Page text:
When not going after Hugo Strange, The Joker, or The Riddler, I had a decent amount of side quests to tackle. These were mostly tasked to Batman by his enemies, which seemed odd. I mean Batman had incentives to undertake them, but if I simply told you Batman was assisting Bane without elaborating, you’d probably be confused. In the same vein, Batman never kills his enemies, which in some circumstances, is frustrating. I understand he doesn’t want to take a life, but locking someone up in a simple cage seems shortsighted.
Besides the standard game mode (in which I could fully explore Arkham City post-game and tidy things up as Batman or Catwoman) I could undertake the Riddler’s Revenge mode. This mode contained a lot of maps where I was tasked with beating up groups of thugs and getting ranked on how well I did, or taking a group of thugs out silently, and in a few specific ways. There is a lot of stuff to do in this game!
Batman: Arkham City is an improvement over Batman: Arkham Asylum. The combat system has changed little in two years, but it’s still so great. I really liked the story and was surprised by a few things that happened; I’ll definitely remember the ending. My biggest takeaway from Batman: Arkham City is the amount of content it contains. I’ve spent a lot of time with the game these past two weeks, and it’s one of the only games I’ve ever completed and then jumped right back into… for another dozen or so hours. Having strayed from many of this year’s new releases I can’t say with authority, but I believe Batman: Arkham City is one of the year’s best games. Batman: Arkham City was developed by London based Rocksteady Studios and published by Warner Bros. Interactive Entertainment for the Xbox 360, PlayStation 3, and soon the PC. I played the Xbox 360 version.
October 25, 2011
So I wrote about Eufloria yesterday and the thing I’ll likely remember most about it is its minimalist art style. Directly after playing the demo for Eurfloria I tried the demo for Sideway: New York and its art style will probably be the thing I remember most about it, although it’s a very different art style.
For some reason the character I played as was turned into graffiti art. In this state, he was confined to moving along the sides of buildings as he searched for a way back to his normal self. Confined as he was, movement was limited to a 2D plane, although I could walk on any surface I could get to.
Progressing between different walls and buildings was very cool to watch. As long as there wasn’t something hindering my path, like a rain gutter, I could walk to different sides of a building, roof included. When I did this the camera would swing around and revert to a view from the side. Being able to walk like this also added a few puzzles based around gravity, thanks to multiple ways to get onto some surfaces.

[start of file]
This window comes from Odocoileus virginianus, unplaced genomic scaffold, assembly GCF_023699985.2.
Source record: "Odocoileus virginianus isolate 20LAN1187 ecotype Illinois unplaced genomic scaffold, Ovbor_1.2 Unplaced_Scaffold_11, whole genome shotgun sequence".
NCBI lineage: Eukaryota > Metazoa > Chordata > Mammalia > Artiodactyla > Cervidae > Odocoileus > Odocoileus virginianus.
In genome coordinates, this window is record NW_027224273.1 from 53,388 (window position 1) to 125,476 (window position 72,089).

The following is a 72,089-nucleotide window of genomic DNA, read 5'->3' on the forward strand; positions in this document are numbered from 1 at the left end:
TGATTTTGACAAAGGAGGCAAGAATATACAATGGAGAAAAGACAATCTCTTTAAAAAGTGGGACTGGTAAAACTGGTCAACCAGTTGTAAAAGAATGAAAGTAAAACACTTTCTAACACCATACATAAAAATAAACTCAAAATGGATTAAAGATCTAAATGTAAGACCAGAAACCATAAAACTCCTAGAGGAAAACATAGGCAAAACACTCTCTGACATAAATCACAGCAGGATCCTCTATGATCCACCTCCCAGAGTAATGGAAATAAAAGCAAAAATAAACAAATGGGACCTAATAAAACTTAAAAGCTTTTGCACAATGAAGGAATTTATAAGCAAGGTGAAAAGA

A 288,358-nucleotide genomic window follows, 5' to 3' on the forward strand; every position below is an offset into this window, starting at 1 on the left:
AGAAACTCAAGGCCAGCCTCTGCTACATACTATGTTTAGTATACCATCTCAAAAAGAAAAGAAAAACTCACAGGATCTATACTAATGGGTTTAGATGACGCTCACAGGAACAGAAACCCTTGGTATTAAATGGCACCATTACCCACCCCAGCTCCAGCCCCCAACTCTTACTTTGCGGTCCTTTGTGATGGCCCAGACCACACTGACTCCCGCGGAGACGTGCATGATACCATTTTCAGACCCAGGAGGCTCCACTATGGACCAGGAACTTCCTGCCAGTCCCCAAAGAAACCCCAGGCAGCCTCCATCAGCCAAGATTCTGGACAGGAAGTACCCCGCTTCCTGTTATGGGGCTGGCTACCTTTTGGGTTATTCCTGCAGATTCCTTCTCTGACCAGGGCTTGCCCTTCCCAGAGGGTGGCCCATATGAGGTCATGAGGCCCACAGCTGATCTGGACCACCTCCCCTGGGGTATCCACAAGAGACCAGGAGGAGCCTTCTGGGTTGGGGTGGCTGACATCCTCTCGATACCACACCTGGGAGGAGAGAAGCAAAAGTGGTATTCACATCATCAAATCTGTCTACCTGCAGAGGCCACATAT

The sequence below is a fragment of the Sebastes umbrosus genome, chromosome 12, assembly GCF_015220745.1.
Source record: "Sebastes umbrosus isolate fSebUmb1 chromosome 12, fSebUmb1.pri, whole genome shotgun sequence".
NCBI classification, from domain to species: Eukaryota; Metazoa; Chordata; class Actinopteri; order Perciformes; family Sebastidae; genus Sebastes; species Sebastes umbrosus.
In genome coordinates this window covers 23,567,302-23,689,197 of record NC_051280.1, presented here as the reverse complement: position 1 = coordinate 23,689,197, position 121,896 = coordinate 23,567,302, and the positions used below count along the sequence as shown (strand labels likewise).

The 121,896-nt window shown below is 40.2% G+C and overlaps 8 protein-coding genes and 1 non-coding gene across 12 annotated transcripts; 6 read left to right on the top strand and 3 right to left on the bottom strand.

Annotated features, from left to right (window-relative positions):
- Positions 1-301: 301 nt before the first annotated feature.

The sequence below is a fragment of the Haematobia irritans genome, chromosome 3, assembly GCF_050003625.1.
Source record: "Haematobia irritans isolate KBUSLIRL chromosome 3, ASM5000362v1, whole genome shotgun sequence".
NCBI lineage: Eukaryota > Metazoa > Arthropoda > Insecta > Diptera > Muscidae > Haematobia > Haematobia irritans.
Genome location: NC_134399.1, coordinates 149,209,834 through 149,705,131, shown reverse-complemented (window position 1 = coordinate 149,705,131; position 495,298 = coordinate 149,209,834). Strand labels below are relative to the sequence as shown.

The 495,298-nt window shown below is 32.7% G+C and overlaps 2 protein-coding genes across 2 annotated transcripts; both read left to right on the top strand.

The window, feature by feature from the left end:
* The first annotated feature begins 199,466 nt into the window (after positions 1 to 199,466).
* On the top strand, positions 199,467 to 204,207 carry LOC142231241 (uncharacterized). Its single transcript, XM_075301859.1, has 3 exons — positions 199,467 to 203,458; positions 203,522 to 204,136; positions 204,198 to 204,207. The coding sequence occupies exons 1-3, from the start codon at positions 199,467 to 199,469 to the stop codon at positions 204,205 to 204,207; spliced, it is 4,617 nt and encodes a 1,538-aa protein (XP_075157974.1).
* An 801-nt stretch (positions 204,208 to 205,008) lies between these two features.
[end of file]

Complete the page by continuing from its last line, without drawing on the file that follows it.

I came across a few different types of collectibles but didn’t pay much attention to what they were for. There were also enemies and this brought to light a problem I had with Sideway: New York. I didn’t like the amount of health my dude had; he would die very quickly. Another thing, because of the art style, it was sometimes hard to decipher what I was approaching. There was graffiti all around me, and unfortunately, the enemies and obstacles resembled non-interactive art when they were stationary.
Those are minor gripes though; I could’ve taken it slower and paid more attention to my surroundings. I think Sideway: New York is a styling platformer. It looks really good in motion and the hip-hop soundtrack matched the game well. Sideway: New York was developed by Canadian based Playbrains and published by Sony Online Entertainment. It was released on PSN on October 11, 2011.
October 24, 2011
Originally released on the PC in 2009, Eufloria is a real-time strategy video game developed by Alex May and Rudolf Kremers, with Brian Grainger composing the soundtrack. I’m writing about it now because it was published on PSN earlier in the month by Omni Systems Limited. Eufloria’s visuals and soundtrack are minimalist and relaxing, contrasting the seemingly violent nature of the gameplay. I controlled seedlings and moved them from asteroid to asteroid conquering them and any enemies in my way. After a little research however (see: Wikipedia) I found out the game is based on a scientific theory of planting trees in space.
I played the demo for Eufloria and was immediately struck by the art design. All that was noticeable was a few round asteroids populated by small red flying seedlings and a tree or two. This was all set on fluorescent light bulb-like background, not space. The soundtrack gelled with the art design; it was sparse and calming with an occasional pickup in tempo and volume.
There were a handful of stages in the demo and I always began with at least one asteroid under my control already. My objective was to branch out and spread my seedlings far and wide. To get more seedlings I planted trees on the asteroids, which required ten seedlings, but these trees produced seedlings. These stages contained at most about ten asteroids so it wasn’t tough work, I’d just amass a large cadre of seedlings and move them around.
I did encounter enemies in the form of diseases. They looked just like my seedlings, only gray. They operated the same way so they had asteroids under their control to. To overcome my enemies I’d gather a large group of seedlings and overwhelm them by sheer number. This was a simple solution but it didn’t require much strategy. The final stage in the demo was tougher and led me to believe I wouldn’t always be able to win by numbers. Something I didn’t consider was the stats of each asteroid. They had unique strengths revolving around energy, strength, and speed.
It wasn’t hard to grasp what I needed to do in Eufloria so I was dismayed by how slowly the game moved, even with the speedup button enabled. Then again, I didn’t implement much strategy, opting to steamroll my enemies. That probably wouldn’t be a viable solution for the entirety of Eufloria, hopefully at least. I was impressed with the relaxed nature of the visuals and the soundtrack, and I enjoyed the simple strategy gameplay, but I’ve had my fill of Eufloria.